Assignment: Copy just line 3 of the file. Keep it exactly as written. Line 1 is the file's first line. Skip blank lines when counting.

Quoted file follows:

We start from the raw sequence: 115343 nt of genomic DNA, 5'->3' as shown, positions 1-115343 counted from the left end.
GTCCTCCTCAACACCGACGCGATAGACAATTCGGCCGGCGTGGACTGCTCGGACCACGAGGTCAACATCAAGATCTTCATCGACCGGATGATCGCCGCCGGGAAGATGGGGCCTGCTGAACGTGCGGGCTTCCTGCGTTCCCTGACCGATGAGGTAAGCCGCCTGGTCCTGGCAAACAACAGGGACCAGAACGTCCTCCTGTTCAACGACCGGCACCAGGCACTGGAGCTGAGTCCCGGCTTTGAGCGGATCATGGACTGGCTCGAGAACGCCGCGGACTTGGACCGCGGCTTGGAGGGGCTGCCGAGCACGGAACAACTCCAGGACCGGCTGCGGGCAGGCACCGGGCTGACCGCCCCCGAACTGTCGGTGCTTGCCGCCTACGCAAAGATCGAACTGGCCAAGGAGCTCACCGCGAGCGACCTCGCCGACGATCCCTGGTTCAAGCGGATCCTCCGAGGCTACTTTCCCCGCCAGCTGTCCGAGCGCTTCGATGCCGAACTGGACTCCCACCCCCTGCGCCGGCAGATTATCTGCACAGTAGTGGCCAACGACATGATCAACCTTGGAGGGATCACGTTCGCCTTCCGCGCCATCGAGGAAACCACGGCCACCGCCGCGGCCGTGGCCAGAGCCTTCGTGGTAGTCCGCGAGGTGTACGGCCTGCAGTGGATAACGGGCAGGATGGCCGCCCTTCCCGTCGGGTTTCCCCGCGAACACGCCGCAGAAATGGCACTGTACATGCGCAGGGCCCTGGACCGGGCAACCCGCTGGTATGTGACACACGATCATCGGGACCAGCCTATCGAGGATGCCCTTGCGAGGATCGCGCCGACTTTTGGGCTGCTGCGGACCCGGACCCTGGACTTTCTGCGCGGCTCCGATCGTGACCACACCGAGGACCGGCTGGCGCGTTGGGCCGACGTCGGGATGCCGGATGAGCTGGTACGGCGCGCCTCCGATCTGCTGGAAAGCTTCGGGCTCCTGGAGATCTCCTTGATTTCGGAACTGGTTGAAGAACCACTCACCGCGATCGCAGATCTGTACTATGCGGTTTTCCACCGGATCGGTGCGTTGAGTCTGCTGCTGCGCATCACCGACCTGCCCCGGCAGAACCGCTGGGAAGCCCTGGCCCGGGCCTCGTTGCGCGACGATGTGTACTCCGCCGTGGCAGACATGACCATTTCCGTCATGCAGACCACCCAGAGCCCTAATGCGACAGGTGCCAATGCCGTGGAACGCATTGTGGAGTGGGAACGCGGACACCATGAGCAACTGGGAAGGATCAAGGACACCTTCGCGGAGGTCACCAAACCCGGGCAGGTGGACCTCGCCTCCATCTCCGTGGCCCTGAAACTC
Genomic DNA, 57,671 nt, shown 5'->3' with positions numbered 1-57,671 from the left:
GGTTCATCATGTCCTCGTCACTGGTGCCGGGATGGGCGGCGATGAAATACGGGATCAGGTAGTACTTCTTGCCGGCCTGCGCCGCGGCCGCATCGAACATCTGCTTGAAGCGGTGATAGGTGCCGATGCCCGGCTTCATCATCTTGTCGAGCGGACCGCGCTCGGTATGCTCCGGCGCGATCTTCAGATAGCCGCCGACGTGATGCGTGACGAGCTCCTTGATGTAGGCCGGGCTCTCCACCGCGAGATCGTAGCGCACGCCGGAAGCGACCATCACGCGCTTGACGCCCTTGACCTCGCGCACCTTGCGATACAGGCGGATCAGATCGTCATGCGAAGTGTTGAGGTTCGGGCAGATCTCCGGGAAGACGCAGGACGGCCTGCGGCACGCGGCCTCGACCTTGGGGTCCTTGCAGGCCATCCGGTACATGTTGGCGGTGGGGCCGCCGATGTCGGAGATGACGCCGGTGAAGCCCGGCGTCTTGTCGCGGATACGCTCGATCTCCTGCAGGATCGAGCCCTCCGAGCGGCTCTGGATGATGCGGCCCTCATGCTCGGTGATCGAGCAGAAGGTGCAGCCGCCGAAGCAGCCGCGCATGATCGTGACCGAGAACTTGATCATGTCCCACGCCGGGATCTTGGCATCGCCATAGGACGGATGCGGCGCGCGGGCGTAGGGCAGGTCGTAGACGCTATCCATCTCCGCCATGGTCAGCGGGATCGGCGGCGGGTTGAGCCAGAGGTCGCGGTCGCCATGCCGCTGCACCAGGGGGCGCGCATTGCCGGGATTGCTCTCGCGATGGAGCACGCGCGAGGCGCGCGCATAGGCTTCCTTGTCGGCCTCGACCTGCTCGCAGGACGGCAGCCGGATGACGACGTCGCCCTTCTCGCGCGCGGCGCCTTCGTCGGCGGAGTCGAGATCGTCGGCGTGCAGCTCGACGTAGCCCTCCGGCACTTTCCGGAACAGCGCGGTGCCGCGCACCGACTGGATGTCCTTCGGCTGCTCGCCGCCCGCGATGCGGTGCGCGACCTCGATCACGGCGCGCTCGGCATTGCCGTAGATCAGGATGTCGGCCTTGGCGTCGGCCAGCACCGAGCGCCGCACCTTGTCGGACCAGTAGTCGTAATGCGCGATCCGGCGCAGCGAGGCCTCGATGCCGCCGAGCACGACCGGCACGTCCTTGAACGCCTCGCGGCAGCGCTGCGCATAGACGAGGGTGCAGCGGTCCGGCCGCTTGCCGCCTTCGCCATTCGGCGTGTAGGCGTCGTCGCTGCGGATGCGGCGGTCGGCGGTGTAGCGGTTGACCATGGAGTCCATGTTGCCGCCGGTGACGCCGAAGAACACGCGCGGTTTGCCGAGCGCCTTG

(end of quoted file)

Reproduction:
Genomic DNA, 57,671 nt, shown 5'->3' with positions numbered 1-57,671 from the left: